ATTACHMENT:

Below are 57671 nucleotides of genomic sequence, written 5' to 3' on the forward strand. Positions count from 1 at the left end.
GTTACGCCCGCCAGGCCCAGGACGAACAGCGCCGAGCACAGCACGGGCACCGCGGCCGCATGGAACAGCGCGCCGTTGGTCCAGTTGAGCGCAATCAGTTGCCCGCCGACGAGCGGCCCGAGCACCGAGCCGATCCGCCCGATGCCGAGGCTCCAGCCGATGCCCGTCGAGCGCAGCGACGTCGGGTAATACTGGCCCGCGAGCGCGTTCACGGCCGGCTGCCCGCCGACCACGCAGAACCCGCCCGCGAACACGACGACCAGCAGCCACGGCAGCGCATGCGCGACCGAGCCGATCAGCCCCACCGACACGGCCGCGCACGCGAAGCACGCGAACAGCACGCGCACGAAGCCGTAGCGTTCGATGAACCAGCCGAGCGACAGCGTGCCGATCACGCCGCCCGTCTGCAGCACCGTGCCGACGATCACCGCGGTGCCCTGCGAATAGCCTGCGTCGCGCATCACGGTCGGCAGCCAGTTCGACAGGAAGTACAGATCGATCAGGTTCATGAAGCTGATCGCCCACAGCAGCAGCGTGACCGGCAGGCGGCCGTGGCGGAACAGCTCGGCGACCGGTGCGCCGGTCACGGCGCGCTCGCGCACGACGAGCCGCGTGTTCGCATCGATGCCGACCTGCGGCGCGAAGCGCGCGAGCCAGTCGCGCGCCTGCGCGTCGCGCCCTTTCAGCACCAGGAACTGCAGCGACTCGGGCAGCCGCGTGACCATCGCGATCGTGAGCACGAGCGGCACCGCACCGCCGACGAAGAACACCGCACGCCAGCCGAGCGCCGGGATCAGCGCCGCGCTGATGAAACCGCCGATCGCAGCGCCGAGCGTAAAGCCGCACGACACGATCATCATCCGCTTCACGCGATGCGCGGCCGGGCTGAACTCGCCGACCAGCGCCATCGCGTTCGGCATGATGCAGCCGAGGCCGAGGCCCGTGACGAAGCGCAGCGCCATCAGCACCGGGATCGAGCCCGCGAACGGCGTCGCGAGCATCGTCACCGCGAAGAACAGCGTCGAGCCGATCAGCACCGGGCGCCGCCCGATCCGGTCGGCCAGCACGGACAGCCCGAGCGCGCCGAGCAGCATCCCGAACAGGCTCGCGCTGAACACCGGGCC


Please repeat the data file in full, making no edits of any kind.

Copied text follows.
Below are 57671 nucleotides of genomic sequence, written 5' to 3' on the forward strand. Positions count from 1 at the left end.
GTTACGCCCGCCAGGCCCAGGACGAACAGCGCCGAGCACAGCACGGGCACCGCGGCCGCATGGAACAGCGCGCCGTTGGTCCAGTTGAGCGCAATCAGTTGCCCGCCGACGAGCGGCCCGAGCACCGAGCCGATCCGCCCGATGCCGAGGCTCCAGCCGATGCCCGTCGAGCGCAGCGACGTCGGGTAATACTGGCCCGCGAGCGCGTTCACGGCCGGCTGCCCGCCGACCACGCAGAACCCGCCCGCGAACACGACGACCAGCAGCCACGGCAGCGCATGCGCGACCGAGCCGATCAGCCCCACCGACACGGCCGCGCACGCGAAGCACGCGAACAGCACGCGCACGAAGCCGTAGCGTTCGATGAACCAGCCGAGCGACAGCGTGCCGATCACGCCGCCCGTCTGCAGCACCGTGCCGACGATCACCGCGGTGCCCTGCGAATAGCCTGCGTCGCGCATCACGGTCGGCAGCCAGTTCGACAGGAAGTACAGATCGATCAGGTTCATGAAGCTGATCGCCCACAGCAGCAGCGTGACCGGCAGGCGGCCGTGGCGGAACAGCTCGGCGACCGGTGCGCCGGTCACGGCGCGCTCGCGCACGACGAGCCGCGTGTTCGCATCGATGCCGACCTGCGGCGCGAAGCGCGCGAGCCAGTCGCGCGCCTGCGCGTCGCGCCCTTTCAGCACCAGGAACTGCAGCGACTCGGGCAGCCGCGTGACCATCGCGATCGTGAGCACGAGCGGCACCGCACCGCCGACGAAGAACACCGCACGCCAGCCGAGCGCCGGGATCAGCGCCGCGCTGATGAAACCGCCGATCGCAGCGCCGAGCGTAAAGCCGCACGACACGATCATCATCCGCTTCACGCGATGCGCGGCCGGGCTGAACTCGCCGACCAGCGCCATCGCGTTCGGCATGATGCAGCCGAGGCCGAGGCCCGTGACGAAGCGCAGCGCCATCAGCACCGGGATCGAGCCCGCGAACGGCGTCGCGAGCATCGTCACCGCGAAGAACAGCGTCGAGCCGATCAGCACCGGGCGCCGCCCGATCCGGTCGGCCAGCACGGACAGCCCGAGCGCGCCGAGCAGCATCCCGAACAGGCTCGCGCTGAACACCGGGCC